Proposal comes as death rate, hospitalizations continue to decline
The Duluth City Council is expected to vote July 13 on an emergency ordinance to require masks in indoor public spaces including businesses, government buildings and churches.
If passed, Duluth would join Minneapolis and St. Paul as the only cities in the state to require masking in most public indoor spaces. Rochester and Edina are also moving toward similar requirements.
“We stand at a crossroads,” said council member Arik Forsman, one of four council members co-sponsoring the ordinance.
“We can choose to roll the dice and risk the potential for a surge in cases and turning the dials back down on our economy once again, as we're seeing in other parts of the U.S.,” he said. “Or we can choose a simple, proactive action that prioritizes Duluthians, prioritizes our public health and safety, and prioritizes our local businesses,”
There would be exemptions, including for those who have difficulty wearing masks for medical reasons; for customers of bars and restaurants who are eating or drinking; and for children under age 10.
Schools, child care and fitness facilities that have plans in place in compliance with state guidelines would also not be covered by the proposed ordinance.
Forsman said the ordinance would be enforced with warning letters, escalating fines and possibly misdemeanor prosecution.
“Let me be very, very clear that our goal is compliance,” he said.
Council member Terese Tomanek, another co-sponsor, said store owners and restaurant managers in Duluth have asked for a citywide mandate, saying it would make it easier to keep customers and employees safe.
"The purpose of wearing a mask is somewhat to protect yourself, but really more to protect others,” she said. “It is a simple way to show our support for the people in our community. And it's a simple thing to ask the tourists ... to do for us and for each other.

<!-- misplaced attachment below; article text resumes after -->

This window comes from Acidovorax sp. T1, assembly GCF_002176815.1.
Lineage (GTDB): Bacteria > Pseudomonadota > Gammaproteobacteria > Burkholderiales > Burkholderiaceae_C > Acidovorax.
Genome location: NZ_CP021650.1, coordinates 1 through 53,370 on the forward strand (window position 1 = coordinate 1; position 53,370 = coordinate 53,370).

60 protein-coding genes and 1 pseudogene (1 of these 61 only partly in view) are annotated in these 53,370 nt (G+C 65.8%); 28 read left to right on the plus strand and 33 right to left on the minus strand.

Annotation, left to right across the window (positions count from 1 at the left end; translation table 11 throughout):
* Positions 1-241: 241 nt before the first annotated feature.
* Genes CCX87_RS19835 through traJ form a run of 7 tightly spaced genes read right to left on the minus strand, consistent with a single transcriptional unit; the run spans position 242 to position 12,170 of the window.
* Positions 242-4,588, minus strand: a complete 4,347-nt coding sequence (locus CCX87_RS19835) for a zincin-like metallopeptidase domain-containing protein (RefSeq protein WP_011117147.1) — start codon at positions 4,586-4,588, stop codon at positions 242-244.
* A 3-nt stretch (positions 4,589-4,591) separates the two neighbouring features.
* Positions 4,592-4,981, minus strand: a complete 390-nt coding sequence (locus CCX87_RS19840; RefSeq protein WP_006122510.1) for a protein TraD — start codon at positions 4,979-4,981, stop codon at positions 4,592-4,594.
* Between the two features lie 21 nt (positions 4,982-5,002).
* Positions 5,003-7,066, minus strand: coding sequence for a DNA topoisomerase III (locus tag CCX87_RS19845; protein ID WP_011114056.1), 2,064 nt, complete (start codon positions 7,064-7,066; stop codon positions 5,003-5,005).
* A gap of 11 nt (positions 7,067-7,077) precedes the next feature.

Mayor Emily Larson had previously rejected calls for a citywide mask requirement, including from well-known musician and disability rights activist Gaelynn Lea.
But now she's backing the proposed ordinance. She also sent a letter to Gov. Tim Walz this week urging him to implement a statewide mask requirement in indoor public spaces.
Larson said people are now moving around the state much more frequently — hotels in Duluth reached 70 percent capacity last weekend, she said —but that many of them did not wear masks in shops and restaurants.
“We cannot wait for state action, and we'll proceed in a way we think is best for our community,” she told Walz. “We are seeing throngs of people visiting our beautiful city of Duluth and doing so without wearing a mask or following social distancing guidelines. We need to keep our workers supporting this industry safe.”
At a news conference Wednesday Walz said “we are still talking about” the possibility of a statewide mask mandate, but didn’t give a timeline for making a decision.
Many private businesses in Duluth and around the state, including Menards and Costco, are requiring customers and employees wear masks. The University of Minnesota campuses also began requiring masks this week.
If the Duluth City Council passes the ordinance on July 13, it would go into effect immediately, and would last for the duration of local and state emergency declarations.